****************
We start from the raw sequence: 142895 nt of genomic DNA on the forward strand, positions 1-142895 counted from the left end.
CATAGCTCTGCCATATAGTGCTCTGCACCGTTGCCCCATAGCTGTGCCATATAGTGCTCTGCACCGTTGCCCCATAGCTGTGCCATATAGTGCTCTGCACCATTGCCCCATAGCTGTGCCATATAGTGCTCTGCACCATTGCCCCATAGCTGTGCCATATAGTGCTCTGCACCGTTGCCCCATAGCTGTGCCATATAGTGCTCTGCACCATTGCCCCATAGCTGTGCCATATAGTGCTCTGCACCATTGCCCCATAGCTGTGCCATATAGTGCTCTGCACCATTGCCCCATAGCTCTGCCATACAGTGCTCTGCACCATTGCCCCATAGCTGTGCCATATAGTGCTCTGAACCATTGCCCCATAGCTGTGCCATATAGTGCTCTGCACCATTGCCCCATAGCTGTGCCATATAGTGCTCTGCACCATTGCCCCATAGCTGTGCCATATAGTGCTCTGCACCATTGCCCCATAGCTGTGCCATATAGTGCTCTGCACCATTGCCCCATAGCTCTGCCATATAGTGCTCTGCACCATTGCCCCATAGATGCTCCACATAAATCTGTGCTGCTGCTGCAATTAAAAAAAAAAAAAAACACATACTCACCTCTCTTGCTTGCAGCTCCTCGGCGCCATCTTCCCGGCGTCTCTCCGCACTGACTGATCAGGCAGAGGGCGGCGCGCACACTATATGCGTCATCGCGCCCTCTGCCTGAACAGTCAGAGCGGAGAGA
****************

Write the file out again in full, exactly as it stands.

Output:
We start from the raw sequence: 142895 nt of genomic DNA on the forward strand, positions 1-142895 counted from the left end.
CATAGCTCTGCCATATAGTGCTCTGCACCGTTGCCCCATAGCTGTGCCATATAGTGCTCTGCACCGTTGCCCCATAGCTGTGCCATATAGTGCTCTGCACCATTGCCCCATAGCTGTGCCATATAGTGCTCTGCACCATTGCCCCATAGCTGTGCCATATAGTGCTCTGCACCGTTGCCCCATAGCTGTGCCATATAGTGCTCTGCACCATTGCCCCATAGCTGTGCCATATAGTGCTCTGCACCATTGCCCCATAGCTGTGCCATATAGTGCTCTGCACCATTGCCCCATAGCTCTGCCATACAGTGCTCTGCACCATTGCCCCATAGCTGTGCCATATAGTGCTCTGAACCATTGCCCCATAGCTGTGCCATATAGTGCTCTGCACCATTGCCCCATAGCTGTGCCATATAGTGCTCTGCACCATTGCCCCATAGCTGTGCCATATAGTGCTCTGCACCATTGCCCCATAGCTGTGCCATATAGTGCTCTGCACCATTGCCCCATAGCTCTGCCATATAGTGCTCTGCACCATTGCCCCATAGATGCTCCACATAAATCTGTGCTGCTGCTGCAATTAAAAAAAAAAAAAAACACATACTCACCTCTCTTGCTTGCAGCTCCTCGGCGCCATCTTCCCGGCGTCTCTCCGCACTGACTGATCAGGCAGAGGGCGGCGCGCACACTATATGCGTCATCGCGCCCTCTGCCTGAACAGTCAGAGCGGAGAGA